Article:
So what do cat faeces, goat horns and devil’s fingers have in common? Well, these are all Chinese common names of a surprisingly hardy unusual fruit tree, endemic to western China and introduced to the west in 1893, Decaisnea insignis (syn D. fargesii). Cornucopia II has this species as synonymous with Holboellia fargesii, but the Plant List and Food Plants of China has it as a related species in the Lardizabala family, which also includes the Akebias, Sinofranchetia chinensis, and the Stauntonias, all having edible fruits. I have one single Decaisnea which I planted out in 2006 at about 1 year old. It grew quickly to full size of about 3-4m and flowered for the first time in 2010. Although it flowers prolifically every year, no fruit is set. I have planted a second tree this autumn, hoping this will help. I was surprised it proved to be hardy here and survived without any frost damage the coldest winter ever here when it was below 0C night and day and down to about -22C with no snow cover at the coldest for almost 3 months. The depth of soil over rock is only about 20 cm where it grows and the soil was frozen down to the bedrock for about 4 months that winter!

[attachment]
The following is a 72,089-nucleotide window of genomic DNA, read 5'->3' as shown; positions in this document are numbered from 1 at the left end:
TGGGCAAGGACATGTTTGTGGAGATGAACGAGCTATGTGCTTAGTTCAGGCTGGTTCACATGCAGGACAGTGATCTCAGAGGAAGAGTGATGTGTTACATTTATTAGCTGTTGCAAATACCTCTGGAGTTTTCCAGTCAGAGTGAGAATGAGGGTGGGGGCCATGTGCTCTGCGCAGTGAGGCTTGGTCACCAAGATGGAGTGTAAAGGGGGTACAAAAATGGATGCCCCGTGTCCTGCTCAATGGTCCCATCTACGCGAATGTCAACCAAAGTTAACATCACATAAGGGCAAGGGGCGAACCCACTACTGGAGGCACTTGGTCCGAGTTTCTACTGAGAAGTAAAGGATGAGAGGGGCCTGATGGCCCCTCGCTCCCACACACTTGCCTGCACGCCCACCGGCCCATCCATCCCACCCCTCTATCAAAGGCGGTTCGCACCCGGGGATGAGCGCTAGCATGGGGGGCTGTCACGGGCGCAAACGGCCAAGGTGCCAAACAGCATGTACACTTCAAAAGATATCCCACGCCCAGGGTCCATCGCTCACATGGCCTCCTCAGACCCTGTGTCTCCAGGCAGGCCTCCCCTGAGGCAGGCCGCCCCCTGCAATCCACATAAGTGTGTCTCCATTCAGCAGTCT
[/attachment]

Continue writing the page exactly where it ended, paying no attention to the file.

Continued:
The pictures of the tree and fruits below are from the Oslo, Munich and Dublin botanical gardens respectively, the other pictures in my garden!
The shiny metallic blue fruits make this a great edimental and give it it’s English common names, Dead man’s fingers or blue sausage tree! The pulp of the fruit is used in China, not bad tasting, but not the best fruit by a long way!